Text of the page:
BHS Holocaust Class “Lives” the Life of a Kindertransport Traveler in Uplifting NYC Play


Carey Lyons and Kate Collins express their enthusiasm for this well-written Holocaust memoir.

Rebecca Kubilus

On Monday, April 24th, 2017, a group of 19 students attended a performance of the much in-demand show “The Children of Willesden Lane” at the Town Hall Theater in New York City about a Holocaust Kindertransport survivor. These students consisted of juniors and seniors from Mrs. Schumacher’s Holocaust Literature class, who were enlightened and educated as a result of the marvelous performance and presentation of Mona Golabek, an Austrian Jew whose mother, Lisa Jura, managed to help her escape the Holocaust.

The Holocaust class had been anticipating this trip for a couple of weeks now, with Mrs. Schumacher gearing her lessons around the trip. Previously, Mrs. Schumacher had applied for and received a grant through the group, Facing History and Ourselves, to not only take the class to a musical storytelling presentation in New York City, but to also receive a full class set of texts from the playwright/performer, who brought the text to life in a one hour presentation. Additionally, monetary support was granted from the Quest Club to help supply the train tickets.

The performer was Mona Golabek, whose mother, Lisa, managed to escape the Nazi regime in Austria through the Kindertransport, an organized but unofficial escapee transport for Nazi-targeted children. The Kindertransport ran from 1938-1940, successfully helping nearly 10,000 predominantly Jewish children exit Nazi occupied territory from Austria and Germany to Great Britain. Mona’s story tells of her family history, specifically regarding her mother Lisa’s initial escape from Austria and the remainder of her childhood, which was spent alone in Great Britain.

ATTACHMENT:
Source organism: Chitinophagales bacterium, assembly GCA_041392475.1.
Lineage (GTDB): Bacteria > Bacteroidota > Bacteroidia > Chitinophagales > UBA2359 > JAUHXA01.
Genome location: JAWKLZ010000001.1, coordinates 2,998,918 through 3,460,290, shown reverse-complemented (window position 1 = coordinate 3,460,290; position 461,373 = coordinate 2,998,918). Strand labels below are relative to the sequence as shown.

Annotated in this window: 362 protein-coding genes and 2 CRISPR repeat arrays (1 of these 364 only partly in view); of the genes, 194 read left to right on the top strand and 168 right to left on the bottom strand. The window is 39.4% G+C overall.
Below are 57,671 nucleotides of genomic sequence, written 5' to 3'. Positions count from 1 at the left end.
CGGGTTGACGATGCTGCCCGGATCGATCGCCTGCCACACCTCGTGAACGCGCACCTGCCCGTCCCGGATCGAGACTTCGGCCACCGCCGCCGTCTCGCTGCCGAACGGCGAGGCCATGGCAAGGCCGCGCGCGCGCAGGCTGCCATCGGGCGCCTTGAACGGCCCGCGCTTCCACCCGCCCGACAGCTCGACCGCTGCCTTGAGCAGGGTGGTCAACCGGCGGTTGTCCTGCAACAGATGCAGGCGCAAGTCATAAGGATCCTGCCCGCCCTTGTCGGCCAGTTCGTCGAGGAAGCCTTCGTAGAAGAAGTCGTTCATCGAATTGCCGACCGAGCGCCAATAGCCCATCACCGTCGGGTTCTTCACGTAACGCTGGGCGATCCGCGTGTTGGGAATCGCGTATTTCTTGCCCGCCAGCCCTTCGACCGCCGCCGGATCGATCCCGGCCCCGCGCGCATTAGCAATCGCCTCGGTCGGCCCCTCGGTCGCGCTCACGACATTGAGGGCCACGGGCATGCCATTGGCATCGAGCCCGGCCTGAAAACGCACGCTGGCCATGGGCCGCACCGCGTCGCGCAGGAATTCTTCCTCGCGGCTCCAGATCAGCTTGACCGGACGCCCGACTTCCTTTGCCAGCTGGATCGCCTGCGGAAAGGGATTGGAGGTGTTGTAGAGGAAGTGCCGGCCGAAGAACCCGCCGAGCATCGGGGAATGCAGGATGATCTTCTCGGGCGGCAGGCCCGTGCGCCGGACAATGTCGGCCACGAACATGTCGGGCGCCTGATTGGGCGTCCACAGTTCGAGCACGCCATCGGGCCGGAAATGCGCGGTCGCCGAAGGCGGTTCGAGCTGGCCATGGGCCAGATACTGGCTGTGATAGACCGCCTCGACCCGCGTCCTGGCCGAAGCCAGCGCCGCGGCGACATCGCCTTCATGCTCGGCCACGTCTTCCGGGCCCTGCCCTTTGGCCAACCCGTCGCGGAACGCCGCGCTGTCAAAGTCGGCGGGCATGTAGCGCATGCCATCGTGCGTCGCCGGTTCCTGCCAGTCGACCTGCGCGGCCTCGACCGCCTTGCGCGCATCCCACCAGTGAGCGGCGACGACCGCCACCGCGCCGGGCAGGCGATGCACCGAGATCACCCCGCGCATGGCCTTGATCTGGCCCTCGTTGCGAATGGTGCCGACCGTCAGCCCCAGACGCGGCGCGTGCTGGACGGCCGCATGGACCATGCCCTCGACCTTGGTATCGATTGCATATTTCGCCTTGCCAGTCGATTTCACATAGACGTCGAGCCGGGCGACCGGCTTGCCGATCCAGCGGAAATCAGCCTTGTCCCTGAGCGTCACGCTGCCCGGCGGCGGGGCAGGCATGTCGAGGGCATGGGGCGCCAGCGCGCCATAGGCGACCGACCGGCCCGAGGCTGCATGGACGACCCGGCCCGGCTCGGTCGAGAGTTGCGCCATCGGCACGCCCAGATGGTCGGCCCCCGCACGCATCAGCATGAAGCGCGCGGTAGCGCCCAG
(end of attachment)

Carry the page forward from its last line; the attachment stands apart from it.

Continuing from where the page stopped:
Schumacher remarked, ““I am so fortunate to be able to bring my students to such an amazing, unique experience.”
As her story is told, Lisa’s father had three children and could only secure one berth on the Kindertransport. Because of Lisa’s incredible musical talent, her parents choose to send her to London, so she could pursue her dreams of becoming a concert pianist. Shortly after successfully escaping the Nazis, Lisa found herself at a refugee house on Willesden Lane, the setting for a good portion of the play. While there, Lisa’s beautiful music inspired the other children, and in turn, they supported her through her journey. Through hard work and determination, Lisa received a scholarship to study the piano at London’s Royal Academy of Music, building a new life for herself as she dreamed of reconnecting with the family she was forced to leave behind.

Through her mother’s influence, Mona became a successful pianist as well. Mona now shares her mother’s inspirational story of “music, love and survival” through her book “The Children of Willesden Lane” and through her own music in the musical presentation, as witnessed on Mrs. Schumacher’s Holocaust field trip.

Stephan Vario explained, “It was awesome music. It was incredibly difficult to pull off all at once, but she truly masters the music.”

Through images, music, and firsthand testimony, the students were walked through Lisa’s harrowing yet inspirational journey, guided by her daughter Lisa, who has now taken her mother’s story and turned it into an educational opportunity for others, one that helped to bring enlightenment and understanding to this group of BHS juniors and seniors.